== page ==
Harsh French Critics Compare Napoleon Movie to Barbie in Brutal Review


The reception of Ridley Scott’s Napoleon movie has been a tale of divided opinions, particularly pronounced in France, where the film hasn’t found favor among critics. While the US and UK have lauded the biopic for its grandeur and portrayal of the iconic historical figure, French reviewers have been notably critical, going so far as to liken the weighty drama to the light-heartedness of a Barbie movie.

Scott’s attempt to recreate the spirit of Gladiator with a historical epic featuring Joaquin Phoenix hasn’t resonated well in Napoleon’s homeland, despite the film receiving mixed reviews worldwide, with a Rotten Tomatoes approval score of 62%. The French response has been especially damning. Notably, Le Figaro scornfully dubbed it “Barbie and Ken under the Empire,” a comparison that contrasts sharply with Scott’s ambition to craft a serious drama centered around such a significant historical figure.

The French magazine Télérama labeled the movie as “an aberration,” while Libération criticized it for lacking a distinct viewpoint on Napoleon as a man or a myth. Agnès Poirier, a French journalist writing for The Guardian, described the film as “inept, crass, and boring.” These critiques sting, considering the high aspirations Scott had for the movie.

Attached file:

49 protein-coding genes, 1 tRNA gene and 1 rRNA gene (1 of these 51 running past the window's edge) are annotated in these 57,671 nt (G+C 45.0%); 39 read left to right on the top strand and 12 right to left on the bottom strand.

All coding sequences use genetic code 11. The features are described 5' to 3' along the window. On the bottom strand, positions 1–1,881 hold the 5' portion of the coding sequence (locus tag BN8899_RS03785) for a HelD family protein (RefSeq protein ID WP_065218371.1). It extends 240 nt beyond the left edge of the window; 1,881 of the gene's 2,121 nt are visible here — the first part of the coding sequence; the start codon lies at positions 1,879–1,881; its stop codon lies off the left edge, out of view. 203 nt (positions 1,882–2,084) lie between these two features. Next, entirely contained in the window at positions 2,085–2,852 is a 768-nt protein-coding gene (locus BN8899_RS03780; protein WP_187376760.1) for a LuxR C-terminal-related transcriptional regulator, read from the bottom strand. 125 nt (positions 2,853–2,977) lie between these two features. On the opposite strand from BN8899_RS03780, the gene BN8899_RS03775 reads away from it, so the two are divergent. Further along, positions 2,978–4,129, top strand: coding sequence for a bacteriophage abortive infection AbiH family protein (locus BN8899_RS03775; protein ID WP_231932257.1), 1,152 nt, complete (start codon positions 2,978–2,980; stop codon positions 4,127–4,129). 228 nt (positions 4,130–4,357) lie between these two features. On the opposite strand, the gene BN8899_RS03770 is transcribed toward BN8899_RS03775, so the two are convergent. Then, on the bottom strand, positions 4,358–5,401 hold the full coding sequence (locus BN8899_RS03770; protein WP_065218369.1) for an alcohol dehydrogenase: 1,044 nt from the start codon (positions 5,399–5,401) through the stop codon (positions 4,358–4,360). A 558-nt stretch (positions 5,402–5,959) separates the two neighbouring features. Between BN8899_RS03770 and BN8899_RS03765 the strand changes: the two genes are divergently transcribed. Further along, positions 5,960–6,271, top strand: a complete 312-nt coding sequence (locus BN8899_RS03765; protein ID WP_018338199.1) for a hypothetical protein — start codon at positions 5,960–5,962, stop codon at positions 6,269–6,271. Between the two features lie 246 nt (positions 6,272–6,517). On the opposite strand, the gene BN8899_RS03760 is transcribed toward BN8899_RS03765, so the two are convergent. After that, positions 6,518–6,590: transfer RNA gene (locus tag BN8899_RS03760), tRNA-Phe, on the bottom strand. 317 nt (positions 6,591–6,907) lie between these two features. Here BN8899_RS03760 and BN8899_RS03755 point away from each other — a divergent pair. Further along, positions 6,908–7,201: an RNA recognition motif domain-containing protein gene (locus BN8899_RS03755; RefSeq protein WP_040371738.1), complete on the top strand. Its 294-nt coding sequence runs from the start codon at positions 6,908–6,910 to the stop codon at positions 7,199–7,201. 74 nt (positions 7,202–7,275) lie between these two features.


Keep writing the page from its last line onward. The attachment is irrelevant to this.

The French audience’s reactions might stem from a sense of ownership over Napoleon’s story, leading to heightened scrutiny and dissatisfaction with the film’s historical accuracy. Scott, known for his no-nonsense attitude, dismissed historical accuracy questions during press tours, even suggesting that “the French don’t even like themselves” when confronted with negative reviews.

Despite the critical reception, French audiences have shown interest in Joaquin Phoenix’s portrayal of the emperor. The movie saw significant ticket sales in France, with 120,000 sold on its opening day, contributing substantially to the film’s international box office earnings outside the USA.

While critics’ opinions have been harsh, Scott might not be too concerned given the film’s commercial success. The box office numbers, especially from France, signify that audience interest remains high, potentially providing a silver lining despite the critical backlash.